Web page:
With the onset of the COVID-19 pandemic, workplaces had to abruptly shift to remote work. Managers were presented with the obstacle of supervising employees they didn’t see in person. Managing virtual teams can be a challenge, especially for those with no experience. For some, the transition was tough, but many soon discovered that productivity levels could be maintained and even improved when employees worked from home. When managers adopt the correct type of leadership approach to remote management, both employer and employees benefit.
An online Master of Business Administration (MBA) from the University of Illinois Springfield (UIS) can increase knowledge and provide advanced skill sets to lead both in-person and remote teams successfully.
Tips for Leading Teams Remotely
With more and more people working remotely, management skills are evolving. Unfortunately, what works in an office setting doesn’t work for a remote situation. While it’s preferred for managers to receive advanced training in remote management, the sudden shift to working from home in March 2020 didn’t offer the opportunity. For those with little or no experience leading remotely, here are some helpful tips for managing remote teams and overcoming common obstacles:
- Set clear expectations. Letting employees know what’s expected of them allows for open communication. Having requirements for check-ins, letting them know the best way to get in touch, providing tips for working from home, knowing how to welcome new members to the team, setting goals and being an active participant in work meetings gives a manager a set way to evaluate the performance of a team.
- Trust your employees. After defining expectations, trust that they will accomplish their goals. Micromanaging employees can be stressful for both sides. When managers focus on the result instead of how each employee achieves the goal, the employee can feel comfortable accomplishing their tasks in their own way. Approaching remote management with the attitude that all employees who work from home are untrustworthy or unmotivated creates a hostile work environment that even remote workers can sense. Allowing the space for employees to meet their goals with autonomy is an important part of leading a remote team.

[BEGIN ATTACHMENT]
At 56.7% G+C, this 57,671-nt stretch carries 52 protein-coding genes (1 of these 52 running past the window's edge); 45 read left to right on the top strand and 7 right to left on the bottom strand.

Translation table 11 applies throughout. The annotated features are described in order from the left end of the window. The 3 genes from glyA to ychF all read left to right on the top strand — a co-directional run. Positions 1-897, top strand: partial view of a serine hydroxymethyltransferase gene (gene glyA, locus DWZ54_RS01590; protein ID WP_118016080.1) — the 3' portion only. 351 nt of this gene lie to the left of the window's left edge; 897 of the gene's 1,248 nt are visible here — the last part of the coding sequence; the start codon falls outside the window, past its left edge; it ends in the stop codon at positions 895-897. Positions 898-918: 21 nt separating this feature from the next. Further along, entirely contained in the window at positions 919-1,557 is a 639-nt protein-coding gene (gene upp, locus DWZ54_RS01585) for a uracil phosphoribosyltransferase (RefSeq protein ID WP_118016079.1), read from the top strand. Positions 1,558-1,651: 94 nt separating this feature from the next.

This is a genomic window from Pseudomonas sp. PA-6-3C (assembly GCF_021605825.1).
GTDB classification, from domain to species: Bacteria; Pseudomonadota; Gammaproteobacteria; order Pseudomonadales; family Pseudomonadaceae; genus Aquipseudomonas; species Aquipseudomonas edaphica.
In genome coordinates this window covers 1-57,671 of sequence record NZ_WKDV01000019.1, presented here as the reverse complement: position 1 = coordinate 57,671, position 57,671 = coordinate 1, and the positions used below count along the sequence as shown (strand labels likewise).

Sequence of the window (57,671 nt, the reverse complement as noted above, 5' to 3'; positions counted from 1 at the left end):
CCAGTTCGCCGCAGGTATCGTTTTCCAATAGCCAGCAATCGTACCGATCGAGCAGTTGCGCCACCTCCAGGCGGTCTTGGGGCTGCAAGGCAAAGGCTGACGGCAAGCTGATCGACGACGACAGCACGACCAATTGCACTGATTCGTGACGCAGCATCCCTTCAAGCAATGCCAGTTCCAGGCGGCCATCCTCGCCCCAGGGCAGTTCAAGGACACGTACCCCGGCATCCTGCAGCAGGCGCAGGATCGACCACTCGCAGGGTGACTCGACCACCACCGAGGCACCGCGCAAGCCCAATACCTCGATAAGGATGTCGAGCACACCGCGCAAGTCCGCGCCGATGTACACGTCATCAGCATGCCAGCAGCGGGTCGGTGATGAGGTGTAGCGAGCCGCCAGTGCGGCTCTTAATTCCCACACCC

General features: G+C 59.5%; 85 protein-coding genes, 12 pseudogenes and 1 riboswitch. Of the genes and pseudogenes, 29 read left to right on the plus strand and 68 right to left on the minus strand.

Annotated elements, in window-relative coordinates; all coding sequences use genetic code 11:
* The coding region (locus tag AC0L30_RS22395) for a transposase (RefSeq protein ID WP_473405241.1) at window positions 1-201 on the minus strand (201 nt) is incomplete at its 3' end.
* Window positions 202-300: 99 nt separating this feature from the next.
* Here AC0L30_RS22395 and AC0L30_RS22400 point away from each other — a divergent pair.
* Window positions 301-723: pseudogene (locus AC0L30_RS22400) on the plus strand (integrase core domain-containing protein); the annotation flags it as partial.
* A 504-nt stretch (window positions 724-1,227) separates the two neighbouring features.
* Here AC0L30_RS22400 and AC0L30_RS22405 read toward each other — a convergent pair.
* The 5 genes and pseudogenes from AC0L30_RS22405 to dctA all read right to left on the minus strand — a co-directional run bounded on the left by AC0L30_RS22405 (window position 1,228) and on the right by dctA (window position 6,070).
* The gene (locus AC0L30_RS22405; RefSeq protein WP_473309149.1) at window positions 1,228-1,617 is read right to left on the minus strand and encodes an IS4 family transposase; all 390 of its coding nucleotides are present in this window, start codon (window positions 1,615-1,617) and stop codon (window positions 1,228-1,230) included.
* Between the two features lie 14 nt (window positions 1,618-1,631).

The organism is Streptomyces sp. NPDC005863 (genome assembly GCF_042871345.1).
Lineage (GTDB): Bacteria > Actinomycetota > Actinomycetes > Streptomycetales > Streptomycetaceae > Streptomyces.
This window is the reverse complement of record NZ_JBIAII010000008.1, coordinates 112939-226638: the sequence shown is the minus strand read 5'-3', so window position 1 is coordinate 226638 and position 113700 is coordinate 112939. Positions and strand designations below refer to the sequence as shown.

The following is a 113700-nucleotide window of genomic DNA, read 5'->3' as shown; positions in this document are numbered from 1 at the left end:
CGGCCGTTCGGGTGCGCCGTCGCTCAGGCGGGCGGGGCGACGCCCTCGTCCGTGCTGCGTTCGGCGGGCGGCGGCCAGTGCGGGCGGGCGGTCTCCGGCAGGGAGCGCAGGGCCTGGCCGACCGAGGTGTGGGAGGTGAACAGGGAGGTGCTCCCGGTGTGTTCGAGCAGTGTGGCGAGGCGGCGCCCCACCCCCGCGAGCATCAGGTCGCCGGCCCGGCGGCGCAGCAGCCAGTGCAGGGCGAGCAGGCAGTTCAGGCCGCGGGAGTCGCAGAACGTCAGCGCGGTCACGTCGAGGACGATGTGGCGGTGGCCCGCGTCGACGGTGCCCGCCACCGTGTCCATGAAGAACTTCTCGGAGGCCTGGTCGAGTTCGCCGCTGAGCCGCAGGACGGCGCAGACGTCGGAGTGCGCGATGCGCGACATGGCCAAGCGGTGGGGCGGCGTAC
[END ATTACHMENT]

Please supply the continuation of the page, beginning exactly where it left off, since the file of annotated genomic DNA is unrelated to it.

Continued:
- Be transparent. Leading by example and being transparent with employees builds trust and confidence. When sharing information, share it with everyone so no one feels overlooked. When a leader is open and transparent, their employees feel comfortable asking questions and sharing information.
- Communicating with employees who work from home ensures everyone is on the same page. If a topic comes up in a video meeting, send a follow-up email to summarize and confirm the information. While something may be clear in your mind, it might not be as clear to someone else. Reach out to employees with whom you don’t speak regularly. Getting to know your employees lets them know that they’re valued members of the team and thought of as individuals.
- Organize virtual activities. Creating a remote culture is an important tool for managers. Planning online bonding activities, happy hours, games and more creates a sense of togetherness and promotes workplace unity.
Helping employees feel valued and trusted is a significant part of remote management. It’s easy to feel lonely or disconnected from the larger unit when working from home. However, a quick email can make a remote team member feel connected and valued. This online MBA can provide a solid foundation of critical thinking and problem-solving skills while understanding the use of business approaches, marketing, finance and organizational behavior.
Learn more about the University of Illinois Springfield’s online Master of Business Administration program.